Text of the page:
Facebook Could Soon Be In Your Portfolio
Facebook, which has lost more than half of its value in the past three months, might have lost its image as social media’s wonder child, but the company is still large enough to be eligible for inclusion in the Nasdaq 100 Index as early as September.
Having Facebook added to the index would affect at least eight ETFs—with combined assets of more than $35 billion, the biggest of which is the $34 billion PowerShares QQQ Trust (NasdaqGM: QQQ), according to data compiled by IndexUniverse.
As of now, the Global X Social Media Index ETF (NYSEArca: SOCL) stands as the only ETF to serve up exposure to Facebook, with a 7.3 percent allocation. The ETF currently has $13.9 million in assets. Two UBS ETNs, (NYSEArca: EIPO) and its double-exposure cousin (NYSEArca: EIPL), hold a 9 percent allocation to Facebook.
No one is commenting on whether Facebook’s entry into the broad technology index is indeed looming, as some index firms call these additions/deletions “material” information, and Nasdaq itself hasn’t been readily available to comment.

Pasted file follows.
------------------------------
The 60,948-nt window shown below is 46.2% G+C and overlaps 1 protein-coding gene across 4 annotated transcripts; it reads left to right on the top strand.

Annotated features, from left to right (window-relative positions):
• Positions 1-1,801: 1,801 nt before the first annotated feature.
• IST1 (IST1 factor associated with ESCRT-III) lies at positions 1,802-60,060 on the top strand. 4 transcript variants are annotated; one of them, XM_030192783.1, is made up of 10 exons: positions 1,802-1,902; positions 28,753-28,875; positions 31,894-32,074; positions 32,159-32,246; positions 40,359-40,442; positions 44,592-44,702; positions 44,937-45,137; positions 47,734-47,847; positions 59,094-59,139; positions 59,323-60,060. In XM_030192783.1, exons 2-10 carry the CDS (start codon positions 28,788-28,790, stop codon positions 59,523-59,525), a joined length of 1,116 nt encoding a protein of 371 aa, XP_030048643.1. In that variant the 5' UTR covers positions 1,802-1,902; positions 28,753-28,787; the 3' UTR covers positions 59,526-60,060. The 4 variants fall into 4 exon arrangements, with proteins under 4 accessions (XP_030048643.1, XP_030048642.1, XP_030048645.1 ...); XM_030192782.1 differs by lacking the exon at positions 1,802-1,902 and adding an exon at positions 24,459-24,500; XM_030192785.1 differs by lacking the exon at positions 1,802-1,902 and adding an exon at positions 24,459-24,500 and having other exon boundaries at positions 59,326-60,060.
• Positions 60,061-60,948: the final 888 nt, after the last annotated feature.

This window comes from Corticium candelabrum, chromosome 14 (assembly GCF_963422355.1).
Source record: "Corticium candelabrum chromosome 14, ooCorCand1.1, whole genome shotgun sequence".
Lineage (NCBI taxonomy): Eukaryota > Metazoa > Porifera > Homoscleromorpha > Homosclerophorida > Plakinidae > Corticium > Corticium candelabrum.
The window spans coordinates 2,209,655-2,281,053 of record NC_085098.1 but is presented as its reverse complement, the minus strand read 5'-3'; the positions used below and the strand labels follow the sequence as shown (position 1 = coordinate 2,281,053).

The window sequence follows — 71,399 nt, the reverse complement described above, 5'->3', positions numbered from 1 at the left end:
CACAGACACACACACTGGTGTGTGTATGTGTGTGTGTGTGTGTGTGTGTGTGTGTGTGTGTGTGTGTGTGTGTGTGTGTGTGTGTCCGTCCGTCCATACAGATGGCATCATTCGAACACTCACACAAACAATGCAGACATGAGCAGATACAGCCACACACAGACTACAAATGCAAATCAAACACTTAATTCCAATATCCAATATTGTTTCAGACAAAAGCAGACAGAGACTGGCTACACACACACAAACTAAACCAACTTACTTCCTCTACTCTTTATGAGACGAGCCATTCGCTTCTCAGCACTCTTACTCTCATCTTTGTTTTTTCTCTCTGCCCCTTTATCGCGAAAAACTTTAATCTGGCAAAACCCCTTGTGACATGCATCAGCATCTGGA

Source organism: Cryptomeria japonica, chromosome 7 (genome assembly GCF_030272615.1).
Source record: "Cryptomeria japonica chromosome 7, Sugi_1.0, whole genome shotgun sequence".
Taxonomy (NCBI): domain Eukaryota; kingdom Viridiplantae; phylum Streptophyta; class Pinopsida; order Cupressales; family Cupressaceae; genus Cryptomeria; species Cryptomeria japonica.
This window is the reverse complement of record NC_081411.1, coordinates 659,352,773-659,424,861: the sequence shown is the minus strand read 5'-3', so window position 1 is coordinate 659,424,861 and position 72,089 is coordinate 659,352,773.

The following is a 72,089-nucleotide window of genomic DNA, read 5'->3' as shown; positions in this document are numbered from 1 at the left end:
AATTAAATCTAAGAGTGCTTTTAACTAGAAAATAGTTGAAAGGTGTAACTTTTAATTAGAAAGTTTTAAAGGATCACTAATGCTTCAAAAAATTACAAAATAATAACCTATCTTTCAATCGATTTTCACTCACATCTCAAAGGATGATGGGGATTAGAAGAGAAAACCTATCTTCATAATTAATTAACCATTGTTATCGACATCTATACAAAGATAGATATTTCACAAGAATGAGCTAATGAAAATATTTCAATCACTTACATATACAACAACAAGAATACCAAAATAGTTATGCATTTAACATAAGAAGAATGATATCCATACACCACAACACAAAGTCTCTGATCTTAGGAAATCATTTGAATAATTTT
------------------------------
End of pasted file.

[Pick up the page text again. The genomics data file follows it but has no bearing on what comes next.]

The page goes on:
But what’s at stake here is that despite investors’ disappointment with the stock, they might soon find it among their holdings. It remains to be seen how that would affect their returns.
Many market participants seem to be quick to suggest that social media may have seen its better days.
That view that was reinforced by a Wall Street Journal article Monday that argued investors are bailing out on another player in the space, Groupon—a sign they are losing faith in companies that were expected to “drive a new Internet boom.”
On Monday, Facebook shares tagged on gains of more than 4.5 percent, putting it at the $20-a-share mark. But the relatively strong performance on a day when the Dow Jones industrial average was trading marginally lower failed to detract from the fact that many think Facebook has fallen from grace. Moreover, it was down 2 percent on Tuesday, as the market moved higher.
When it first went public, its IPO was touted as the biggest in Internet history, with a market capitalization of over $100 billion. Three months into it, the company’s market cap today is pegged at just under $43 billion.
Investors are piling into a closed-end fund with a convenient ticker on the way to ruin.
Why currency-hedged Japan ETFs are about to get big cap gains distributions.
The biggest hurdles ETF advisors face aren’t financial, they’re emotional.
Here’s how exchange-traded funds trade and what kind of orders are used.